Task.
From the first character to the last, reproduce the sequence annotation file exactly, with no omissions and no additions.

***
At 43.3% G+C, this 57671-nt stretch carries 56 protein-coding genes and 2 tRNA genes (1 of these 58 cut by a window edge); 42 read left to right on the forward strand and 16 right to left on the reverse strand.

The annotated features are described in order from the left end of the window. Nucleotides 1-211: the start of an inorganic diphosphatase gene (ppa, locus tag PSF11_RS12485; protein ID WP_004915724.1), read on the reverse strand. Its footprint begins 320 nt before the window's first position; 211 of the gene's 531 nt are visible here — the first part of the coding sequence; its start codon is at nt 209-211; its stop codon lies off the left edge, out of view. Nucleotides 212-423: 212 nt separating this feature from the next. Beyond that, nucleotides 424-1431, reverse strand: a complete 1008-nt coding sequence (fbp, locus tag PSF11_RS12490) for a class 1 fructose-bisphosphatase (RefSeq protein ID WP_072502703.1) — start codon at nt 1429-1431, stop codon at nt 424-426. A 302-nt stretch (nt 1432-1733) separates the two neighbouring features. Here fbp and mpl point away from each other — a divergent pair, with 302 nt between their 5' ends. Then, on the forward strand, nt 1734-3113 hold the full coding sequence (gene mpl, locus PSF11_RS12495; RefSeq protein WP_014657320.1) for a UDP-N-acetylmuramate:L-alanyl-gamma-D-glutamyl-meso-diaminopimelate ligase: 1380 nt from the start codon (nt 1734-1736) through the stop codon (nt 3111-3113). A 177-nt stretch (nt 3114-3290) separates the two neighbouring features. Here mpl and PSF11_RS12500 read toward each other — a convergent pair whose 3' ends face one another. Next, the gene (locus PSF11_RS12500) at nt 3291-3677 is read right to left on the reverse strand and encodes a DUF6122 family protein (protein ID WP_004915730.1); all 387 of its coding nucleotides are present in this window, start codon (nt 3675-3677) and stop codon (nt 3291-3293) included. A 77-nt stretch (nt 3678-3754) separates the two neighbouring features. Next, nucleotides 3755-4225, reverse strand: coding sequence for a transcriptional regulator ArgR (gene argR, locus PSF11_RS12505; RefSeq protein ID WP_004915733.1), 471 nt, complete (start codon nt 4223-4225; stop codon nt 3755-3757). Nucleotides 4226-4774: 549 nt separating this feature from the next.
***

At 43.3% G+C, this 57671-nt stretch carries 56 protein-coding genes and 2 tRNA genes (1 of these 58 cut by a window edge); 42 read left to right on the forward strand and 16 right to left on the reverse strand.

The annotated features are described in order from the left end of the window. Nucleotides 1-211: the start of an inorganic diphosphatase gene (ppa, locus tag PSF11_RS12485; protein ID WP_004915724.1), read on the reverse strand. Its footprint begins 320 nt before the window's first position; 211 of the gene's 531 nt are visible here — the first part of the coding sequence; its start codon is at nt 209-211; its stop codon lies off the left edge, out of view. Nucleotides 212-423: 212 nt separating this feature from the next. Beyond that, nucleotides 424-1431, reverse strand: a complete 1008-nt coding sequence (fbp, locus tag PSF11_RS12490) for a class 1 fructose-bisphosphatase (RefSeq protein ID WP_072502703.1) — start codon at nt 1429-1431, stop codon at nt 424-426. A 302-nt stretch (nt 1432-1733) separates the two neighbouring features. Here fbp and mpl point away from each other — a divergent pair, with 302 nt between their 5' ends. Then, on the forward strand, nt 1734-3113 hold the full coding sequence (gene mpl, locus PSF11_RS12495; RefSeq protein WP_014657320.1) for a UDP-N-acetylmuramate:L-alanyl-gamma-D-glutamyl-meso-diaminopimelate ligase: 1380 nt from the start codon (nt 1734-1736) through the stop codon (nt 3111-3113). A 177-nt stretch (nt 3114-3290) separates the two neighbouring features. Here mpl and PSF11_RS12500 read toward each other — a convergent pair whose 3' ends face one another. Next, the gene (locus PSF11_RS12500) at nt 3291-3677 is read right to left on the reverse strand and encodes a DUF6122 family protein (protein ID WP_004915730.1); all 387 of its coding nucleotides are present in this window, start codon (nt 3675-3677) and stop codon (nt 3291-3293) included. A 77-nt stretch (nt 3678-3754) separates the two neighbouring features. Next, nucleotides 3755-4225, reverse strand: coding sequence for a transcriptional regulator ArgR (gene argR, locus PSF11_RS12505; RefSeq protein ID WP_004915733.1), 471 nt, complete (start codon nt 4223-4225; stop codon nt 3755-3757). Nucleotides 4226-4774: 549 nt separating this feature from the next.